Archive for the ‘Cloud Foundry’ Category

Cloud Foundry on Kubernetes

Amanda Alvarez

Amanda Alvarez

Amanda Alvarez

Latest posts by Amanda Alvarez (see all)

Hello 🙂

The Dojo team is here again. Recently, we worked on a project called Cloud Foundry (CF) on Kubernetes (K8S) and we are thrilled to share with you how we did it.

Table of contents:
1. Why CF on K8S?
2. Architecture
3. Demo Video

1.Why CF on K8S?

Putting CF on K8S is a good idea because of its ease of deployment, resource utilization, and flexibility.

  • The overall deployment of CF on K8S is simpler than other IaaS because creating and destroying containers is quicker than that of VMs. Therefore, we are saving a significant amount of time and resources when we deploy CF components, which involves more than ten VMs. Woah! 😮
  • Having CF on K8S helps utilize resources better. A traditional Diego Cell VM consumes more resources when NATS or Consul VMs are deployed as separate VMs because resources are assigned to each VM. For example, the NATS and Consul VMs each need 2GB of RAM on top of the Diego Cell using 5GB of RAM, but this not an efficient way of using resources as this is not scalable. Instead of deploying two VMs for NATS and Consul, we can deploy these as jobs using two containers sitting inside a node (or VM) that the Diego Cell has access to. Inside these nodes, the containers share the same resources that are allocated for the VMs.
  • We can pretend K8S is acting as an IaaS to put CF on top of. Knowing this, CF can be in any environment K8S is on because K8S can be deployed on top of any IaaS (including bare metal).

2.Architecture

Figure 1: CF on K8S on GCP architecture
There is a Kubernetes cluster of nodes (or VMS) that reside in GCP. Inside of the Kubernetes cluster, there are CF components that are utilizing K8S nodes. The Diego Cells nodes are separate from the main CF components because it is difficult to run containers within a container (as Diego is also a container orchestrator).

3.Demo Video

Special thanks to the kubernetes bosh cpi team from SAP for helping us. Please check out their repo at kubernetes_cpi.

Deploy Kubernetes on vSphere using BOSH – Kubo

Introduction


During CloudFoundry Summit 2017, Kubo was released. The name originated from the combination of Kubernetes and Bosh. Now we can deploy Kubernetes on many different IaaS using Bosh. It’s the first step to integrate Kubernetes into CloudFoundry.

In this post, we are going to deploy a Kubernetes instance on vSphere using Bosh.

Prerequisite


We suppose you already have a Bosh Director running, one public network and one private network ready on vSphere. Your cloud-config would look like this:

cloud-config.yml

All capitalized fields and IP fields should be replaced with correct values based on your vSphere settings.

We use our bosh director as private network gateway by setting up iptables on bosh director following this instruction.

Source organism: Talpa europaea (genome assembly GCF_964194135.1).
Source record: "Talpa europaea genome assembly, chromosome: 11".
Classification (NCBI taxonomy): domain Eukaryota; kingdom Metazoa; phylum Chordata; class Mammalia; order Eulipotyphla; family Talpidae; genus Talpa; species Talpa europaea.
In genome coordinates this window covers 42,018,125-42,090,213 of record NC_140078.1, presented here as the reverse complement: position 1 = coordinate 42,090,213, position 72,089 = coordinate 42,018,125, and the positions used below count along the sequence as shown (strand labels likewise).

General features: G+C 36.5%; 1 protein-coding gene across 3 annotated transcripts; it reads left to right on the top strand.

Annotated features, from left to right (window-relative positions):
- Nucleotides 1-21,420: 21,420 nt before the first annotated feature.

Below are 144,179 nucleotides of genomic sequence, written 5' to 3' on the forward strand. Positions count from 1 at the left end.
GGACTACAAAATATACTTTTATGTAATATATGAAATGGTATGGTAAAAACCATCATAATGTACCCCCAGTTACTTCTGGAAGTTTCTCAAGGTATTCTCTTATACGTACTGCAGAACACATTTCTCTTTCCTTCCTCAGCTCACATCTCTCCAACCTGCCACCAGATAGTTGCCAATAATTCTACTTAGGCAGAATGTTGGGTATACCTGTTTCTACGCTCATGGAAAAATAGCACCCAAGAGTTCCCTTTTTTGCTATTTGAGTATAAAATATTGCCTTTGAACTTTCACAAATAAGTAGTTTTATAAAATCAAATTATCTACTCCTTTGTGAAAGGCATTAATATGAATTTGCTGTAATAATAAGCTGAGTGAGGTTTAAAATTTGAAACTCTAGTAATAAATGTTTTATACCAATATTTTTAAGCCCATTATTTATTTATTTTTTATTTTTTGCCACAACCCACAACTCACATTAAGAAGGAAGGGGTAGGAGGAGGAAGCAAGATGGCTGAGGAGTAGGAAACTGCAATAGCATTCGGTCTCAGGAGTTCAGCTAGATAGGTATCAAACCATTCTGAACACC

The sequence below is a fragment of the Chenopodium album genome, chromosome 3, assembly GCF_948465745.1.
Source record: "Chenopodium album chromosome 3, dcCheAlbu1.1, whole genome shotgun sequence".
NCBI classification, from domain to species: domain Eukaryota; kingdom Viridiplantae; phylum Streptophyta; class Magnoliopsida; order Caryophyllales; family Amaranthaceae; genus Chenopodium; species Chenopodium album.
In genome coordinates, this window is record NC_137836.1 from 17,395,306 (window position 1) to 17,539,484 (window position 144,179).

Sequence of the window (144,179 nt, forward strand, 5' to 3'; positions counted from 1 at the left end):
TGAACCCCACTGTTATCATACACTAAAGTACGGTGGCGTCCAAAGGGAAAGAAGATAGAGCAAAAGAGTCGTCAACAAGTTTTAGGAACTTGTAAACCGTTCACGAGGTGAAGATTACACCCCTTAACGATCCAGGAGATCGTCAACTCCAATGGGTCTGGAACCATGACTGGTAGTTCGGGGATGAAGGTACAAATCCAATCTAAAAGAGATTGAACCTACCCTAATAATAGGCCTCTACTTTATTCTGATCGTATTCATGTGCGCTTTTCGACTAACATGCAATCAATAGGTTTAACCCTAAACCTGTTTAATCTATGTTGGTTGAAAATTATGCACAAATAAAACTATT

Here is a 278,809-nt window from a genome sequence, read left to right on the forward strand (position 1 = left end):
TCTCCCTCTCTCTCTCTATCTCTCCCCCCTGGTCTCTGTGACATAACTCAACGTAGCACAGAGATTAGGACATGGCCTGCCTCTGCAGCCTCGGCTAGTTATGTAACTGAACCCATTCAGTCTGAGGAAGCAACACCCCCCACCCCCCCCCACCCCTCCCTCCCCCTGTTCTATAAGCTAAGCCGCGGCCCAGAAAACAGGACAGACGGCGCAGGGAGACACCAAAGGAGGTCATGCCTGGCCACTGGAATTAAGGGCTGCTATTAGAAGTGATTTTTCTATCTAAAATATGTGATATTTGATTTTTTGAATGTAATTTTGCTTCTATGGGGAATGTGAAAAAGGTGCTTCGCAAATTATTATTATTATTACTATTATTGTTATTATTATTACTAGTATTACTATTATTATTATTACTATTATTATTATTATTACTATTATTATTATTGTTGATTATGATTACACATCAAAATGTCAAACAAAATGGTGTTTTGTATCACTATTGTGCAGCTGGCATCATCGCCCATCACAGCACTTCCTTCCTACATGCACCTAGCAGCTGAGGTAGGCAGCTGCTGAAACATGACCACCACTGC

Deploy


We are going to use kubo-release from CloudFoundry Community. More deploy instructions could be found here.

1. Download releases

We need to download three releases: kubo, etcd and docker. Then upload them to bosh director.

2. Generate certificates

Kubernetes requires certificates for the communication between api server and kubelets, and also between clients and api server. The following script will do the job for us. Replace API_PRIVATE_IP and API_PUBLIC_IP with private IP and public IP for Kubernetes api server.

key-generator.sh

3. Fill bosh deployment manifest

Replace the red fields with the correct values. And paste the contents of the certificate files, generated above, into the correspondent fields.

kubernetes.yml

In order to access deployed Kubernetes instance, we need to create a config file:

~/.kube/config

After your bosh deployment is done, you should be able to type kubectl cluster-info and see this:

Test


We can test our Kubernetes by creating a simple Redis deployment using following deployment file:

redis.yml

kubectl create --filename redis.yml will deploy redis. If we type kubectl describe pods redis-master, we should not see any errors.

If you have any questions, leave a comment here or email xuebin.he@emc.com. Thank you!

Running Legacy Apps on CloudFoundry with NFS How to re-platform your apps and connect to existing shared volumes using CloudFoundry Volume Services

How to re-platform your apps and connect to existing shared volumes using CloudFoundry Volume Services

This week the Cloud Foundry Diego Persistence team released the 1.0 version of our nfs-volume-release for existing NFS data volumes.  This Bosh release provides the service broker and volume driver components necessary to quickly connect Cloud Foundry deployed applications to existing NFS file shares.

In this post, we will take a look at the steps required to add the nfs-volume-release to your existing Cloud Foundry deployment, and the steps required after that to get your existing file system based application moved to Cloud Foundry.

Deploying nfs-volume-release to Cloud Foundry

If you are using OSS cloud foundry, you’ll need to deploy the service broker and driver into your cloudfoundry deployment.  To do this, you will need to colocate the nfsv3driver on the Diego cells in your Cloud Foundry deployment, and then run the nfs service broker either as a Cloud Foundry application or a BOSH deployment.